I have never liked the term “digital transformation.” It’s always seemed to me to be the epitome of consultant speak- a sweeping, grandiose statement designed to sell a vague but enticing vision of the future.
I am, however, guilty of using it. After all it’s reasonably obvious that the new digital era we have entered requires a different way of doing business. Businesses do need to change, and we do need a way to describe that change - so why not “transformation?”
The problem with the word “transformation” is that it implies that there’s an end state.
The problem with the word “transformation” is that it implies that, much like a caterpillar transforming into a butterfly, there’s a final form, an end state at which point the business’ transformation is complete.
Perhaps in the past, when the rates of change in technology and business were slower, it made sense to aim for the finish line. Back then, businesses could hang back, watch where the rest of the industry was going, and then catch up. Not anymore. We are now in an age where the rate of change is so rapid that the finish line is constantly shifting. We are now in an age where (to adapt something Aaron Dignan once said), your business strategy can’t be built to last- it has to be built to evolve.
You may be thinking that I’m making a mountain out of a small, semantic mole hill, but the distinction is important. Choosing to transform your business implies an entirely different mindset to evolution.
To transform, a business must undergo a complete organisation-wide change. This is an enormous undertaking- one that requires substantial time, money and discipline. More often than not the process involves transformation consultants and experts, the creation of detailed strategies, and many years of planning and execution. In the best case scenario, these transformations eventually take place, only for the business to find that the world has already moved on.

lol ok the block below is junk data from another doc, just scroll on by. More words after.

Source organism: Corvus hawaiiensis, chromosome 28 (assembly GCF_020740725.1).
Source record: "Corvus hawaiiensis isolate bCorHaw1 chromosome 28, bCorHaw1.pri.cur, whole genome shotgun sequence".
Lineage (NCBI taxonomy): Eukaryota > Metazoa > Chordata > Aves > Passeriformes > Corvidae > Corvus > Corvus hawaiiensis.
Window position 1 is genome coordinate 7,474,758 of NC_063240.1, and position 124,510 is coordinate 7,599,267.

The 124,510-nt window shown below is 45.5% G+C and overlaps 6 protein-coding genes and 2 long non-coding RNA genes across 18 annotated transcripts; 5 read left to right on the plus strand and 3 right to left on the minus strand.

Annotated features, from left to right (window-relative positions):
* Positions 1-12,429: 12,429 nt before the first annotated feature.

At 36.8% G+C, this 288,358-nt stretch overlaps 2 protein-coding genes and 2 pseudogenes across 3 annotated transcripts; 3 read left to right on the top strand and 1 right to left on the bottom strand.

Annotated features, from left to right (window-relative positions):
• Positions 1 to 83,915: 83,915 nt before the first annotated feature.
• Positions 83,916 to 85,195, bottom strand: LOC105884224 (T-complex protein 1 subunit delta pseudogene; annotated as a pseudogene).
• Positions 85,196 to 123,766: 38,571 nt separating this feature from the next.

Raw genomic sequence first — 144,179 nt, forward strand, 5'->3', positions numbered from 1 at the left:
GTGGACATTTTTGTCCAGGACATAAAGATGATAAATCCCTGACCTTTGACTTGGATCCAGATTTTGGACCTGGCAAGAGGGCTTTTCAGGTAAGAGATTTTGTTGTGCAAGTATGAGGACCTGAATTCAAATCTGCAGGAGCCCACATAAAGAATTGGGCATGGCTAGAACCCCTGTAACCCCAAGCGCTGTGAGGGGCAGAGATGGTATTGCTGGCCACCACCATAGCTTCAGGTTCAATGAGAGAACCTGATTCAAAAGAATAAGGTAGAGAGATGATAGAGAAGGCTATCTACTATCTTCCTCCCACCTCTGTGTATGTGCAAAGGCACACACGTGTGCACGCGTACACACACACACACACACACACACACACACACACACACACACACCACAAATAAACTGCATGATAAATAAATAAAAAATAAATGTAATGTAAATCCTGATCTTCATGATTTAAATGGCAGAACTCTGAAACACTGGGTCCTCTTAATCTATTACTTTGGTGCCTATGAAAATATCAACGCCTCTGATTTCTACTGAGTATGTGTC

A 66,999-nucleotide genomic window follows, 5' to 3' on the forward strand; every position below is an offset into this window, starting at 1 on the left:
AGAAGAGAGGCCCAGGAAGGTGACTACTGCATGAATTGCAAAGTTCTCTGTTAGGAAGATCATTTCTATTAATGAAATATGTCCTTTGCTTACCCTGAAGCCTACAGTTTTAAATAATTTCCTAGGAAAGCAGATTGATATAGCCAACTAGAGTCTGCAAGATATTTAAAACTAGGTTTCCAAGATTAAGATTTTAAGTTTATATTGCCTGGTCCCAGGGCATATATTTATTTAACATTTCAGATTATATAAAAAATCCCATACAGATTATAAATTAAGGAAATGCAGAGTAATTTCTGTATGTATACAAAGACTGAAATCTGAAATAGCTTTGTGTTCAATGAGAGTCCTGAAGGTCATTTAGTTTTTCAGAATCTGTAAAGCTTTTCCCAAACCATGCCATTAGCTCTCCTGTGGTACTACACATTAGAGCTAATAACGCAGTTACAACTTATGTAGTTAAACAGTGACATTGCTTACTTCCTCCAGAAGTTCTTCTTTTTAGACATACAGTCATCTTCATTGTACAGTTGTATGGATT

The great irony of these digital transformations is that they’re completely at odds with the end state that the business is trying to achieve. If the goal is to emerge from the transformation as an agile, adaptable digital butterfly, why start the process with a process-heavy, waterfall strategy?
The successful businesses of the future are not sprinting for the transformation finish line, because they know that it doesn’t exist.
The successful businesses of the future are not sprinting for the transformation finish line, because they know that it doesn’t exist. Instead, they’re equipping themselves for the race. They’re developing the skills and mindsets that they will need to learn and adapt constantly. They’re not investing millions of dollars in transformation strategies and governance structures, because they know they’ll be outdated almost immediately. Instead, they’re taking a steady, iterative approach, transforming team-by-team, person-by-person. The absence of a finish line means the absence of the frenzied urgency that is driving the “transformation boom.” For organisations that embrace evolution, the process is more measured, more organic and thus more sustainable. The process of adapting to the future becomes business as usual, instead of a task to be completed before getting back to the “real work.”
So, the time has come to give the word “transformation” a well-deserved break. Instead, let’s embrace “digital evolution” and all that it implies about how we approach the future.
At Pixel Fusion, we have some thoughts on how businesses can evolve successfully- keep an eye out for my next few posts which will dig into some principles for sustainable digital evolution.
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